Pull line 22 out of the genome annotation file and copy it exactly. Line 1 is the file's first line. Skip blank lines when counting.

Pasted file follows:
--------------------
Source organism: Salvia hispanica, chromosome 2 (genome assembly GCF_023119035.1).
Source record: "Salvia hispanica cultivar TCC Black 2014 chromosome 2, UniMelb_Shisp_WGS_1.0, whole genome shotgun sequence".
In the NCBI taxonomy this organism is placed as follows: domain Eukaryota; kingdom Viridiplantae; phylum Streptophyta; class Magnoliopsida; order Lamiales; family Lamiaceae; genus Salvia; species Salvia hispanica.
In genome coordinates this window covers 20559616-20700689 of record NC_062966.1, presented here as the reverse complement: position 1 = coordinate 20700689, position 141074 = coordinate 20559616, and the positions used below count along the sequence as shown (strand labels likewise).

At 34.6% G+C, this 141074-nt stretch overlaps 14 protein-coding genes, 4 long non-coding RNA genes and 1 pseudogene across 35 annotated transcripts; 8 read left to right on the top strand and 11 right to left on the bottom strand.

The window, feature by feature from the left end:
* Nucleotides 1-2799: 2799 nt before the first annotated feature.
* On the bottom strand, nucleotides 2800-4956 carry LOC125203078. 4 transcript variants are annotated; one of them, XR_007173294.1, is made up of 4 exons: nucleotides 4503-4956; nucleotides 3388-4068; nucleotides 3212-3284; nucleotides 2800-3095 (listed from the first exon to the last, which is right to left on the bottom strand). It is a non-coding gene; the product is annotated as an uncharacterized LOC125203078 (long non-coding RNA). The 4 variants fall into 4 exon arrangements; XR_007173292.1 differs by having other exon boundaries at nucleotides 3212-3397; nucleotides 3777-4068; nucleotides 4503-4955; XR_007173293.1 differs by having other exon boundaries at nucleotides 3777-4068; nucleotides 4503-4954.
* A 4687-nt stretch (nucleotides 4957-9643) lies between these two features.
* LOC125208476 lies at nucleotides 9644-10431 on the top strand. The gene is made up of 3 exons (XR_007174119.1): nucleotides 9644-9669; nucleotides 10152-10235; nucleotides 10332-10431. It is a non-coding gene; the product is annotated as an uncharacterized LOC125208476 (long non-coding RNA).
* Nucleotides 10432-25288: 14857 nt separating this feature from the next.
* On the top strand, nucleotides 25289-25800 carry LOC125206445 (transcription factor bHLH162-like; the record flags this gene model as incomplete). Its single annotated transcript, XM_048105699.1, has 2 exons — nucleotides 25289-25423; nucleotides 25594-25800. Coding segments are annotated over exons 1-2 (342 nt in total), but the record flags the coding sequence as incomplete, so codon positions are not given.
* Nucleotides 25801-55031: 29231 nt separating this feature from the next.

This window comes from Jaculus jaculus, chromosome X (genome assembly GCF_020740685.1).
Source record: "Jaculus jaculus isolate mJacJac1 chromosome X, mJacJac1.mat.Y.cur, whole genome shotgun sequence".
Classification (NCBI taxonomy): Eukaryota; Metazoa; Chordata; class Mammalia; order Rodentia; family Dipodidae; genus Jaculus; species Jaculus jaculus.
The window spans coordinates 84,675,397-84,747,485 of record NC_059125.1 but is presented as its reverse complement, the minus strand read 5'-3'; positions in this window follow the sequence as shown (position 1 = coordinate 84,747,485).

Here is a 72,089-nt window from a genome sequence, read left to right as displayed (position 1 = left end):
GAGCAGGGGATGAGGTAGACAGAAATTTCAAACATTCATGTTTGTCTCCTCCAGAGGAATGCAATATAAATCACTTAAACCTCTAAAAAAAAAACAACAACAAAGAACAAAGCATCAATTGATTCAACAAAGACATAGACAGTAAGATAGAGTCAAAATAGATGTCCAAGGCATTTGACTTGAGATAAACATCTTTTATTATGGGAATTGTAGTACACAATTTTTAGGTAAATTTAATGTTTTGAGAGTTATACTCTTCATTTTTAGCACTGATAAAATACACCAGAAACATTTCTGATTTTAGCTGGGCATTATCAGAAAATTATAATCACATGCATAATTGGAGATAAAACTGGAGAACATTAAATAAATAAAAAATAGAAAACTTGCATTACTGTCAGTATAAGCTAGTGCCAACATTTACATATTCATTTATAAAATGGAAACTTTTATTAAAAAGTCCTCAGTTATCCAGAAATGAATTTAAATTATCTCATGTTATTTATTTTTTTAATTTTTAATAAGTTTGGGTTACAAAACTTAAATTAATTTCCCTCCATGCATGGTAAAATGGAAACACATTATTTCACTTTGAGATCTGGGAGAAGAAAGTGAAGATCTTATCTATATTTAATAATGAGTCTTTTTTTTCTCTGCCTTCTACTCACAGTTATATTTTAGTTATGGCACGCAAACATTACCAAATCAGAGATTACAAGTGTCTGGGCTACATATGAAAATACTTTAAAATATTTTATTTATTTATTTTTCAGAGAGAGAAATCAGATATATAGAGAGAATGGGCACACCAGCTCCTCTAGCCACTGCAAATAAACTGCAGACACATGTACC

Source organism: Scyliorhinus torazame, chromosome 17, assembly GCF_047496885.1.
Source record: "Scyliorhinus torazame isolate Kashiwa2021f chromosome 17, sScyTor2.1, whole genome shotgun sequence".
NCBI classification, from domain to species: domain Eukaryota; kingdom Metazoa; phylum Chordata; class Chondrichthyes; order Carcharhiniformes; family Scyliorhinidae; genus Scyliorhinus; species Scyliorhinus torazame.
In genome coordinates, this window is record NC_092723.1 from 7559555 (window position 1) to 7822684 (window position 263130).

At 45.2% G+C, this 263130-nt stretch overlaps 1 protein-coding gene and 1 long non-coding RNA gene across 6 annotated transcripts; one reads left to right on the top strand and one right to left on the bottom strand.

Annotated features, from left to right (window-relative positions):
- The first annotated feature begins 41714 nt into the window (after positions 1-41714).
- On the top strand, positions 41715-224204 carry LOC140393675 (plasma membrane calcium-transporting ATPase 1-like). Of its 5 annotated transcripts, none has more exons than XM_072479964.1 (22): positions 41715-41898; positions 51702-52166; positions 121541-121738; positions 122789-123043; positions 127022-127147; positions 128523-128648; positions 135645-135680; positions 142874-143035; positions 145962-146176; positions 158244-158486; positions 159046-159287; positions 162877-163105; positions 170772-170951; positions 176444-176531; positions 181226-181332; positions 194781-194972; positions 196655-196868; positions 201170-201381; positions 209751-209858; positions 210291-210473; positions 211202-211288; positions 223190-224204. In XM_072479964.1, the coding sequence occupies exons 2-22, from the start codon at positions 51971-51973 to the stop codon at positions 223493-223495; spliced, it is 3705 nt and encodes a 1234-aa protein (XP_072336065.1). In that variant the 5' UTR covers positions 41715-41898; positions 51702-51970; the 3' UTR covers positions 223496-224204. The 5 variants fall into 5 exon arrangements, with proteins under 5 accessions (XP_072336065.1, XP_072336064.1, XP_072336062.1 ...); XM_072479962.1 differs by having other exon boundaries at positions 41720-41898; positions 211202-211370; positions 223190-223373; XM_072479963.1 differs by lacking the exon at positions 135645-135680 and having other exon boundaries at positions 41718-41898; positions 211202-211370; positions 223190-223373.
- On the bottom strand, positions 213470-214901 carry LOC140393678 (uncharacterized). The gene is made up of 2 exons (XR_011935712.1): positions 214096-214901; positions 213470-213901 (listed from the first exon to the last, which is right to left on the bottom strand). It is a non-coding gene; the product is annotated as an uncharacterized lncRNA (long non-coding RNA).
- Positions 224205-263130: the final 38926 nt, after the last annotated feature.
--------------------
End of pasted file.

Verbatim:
NCBI classification, from domain to species: domain Eukaryota; kingdom Metazoa; phylum Chordata; class Chondrichthyes; order Carcharhiniformes; family Scyliorhinidae; genus Scyliorhinus; species Scyliorhinus torazame.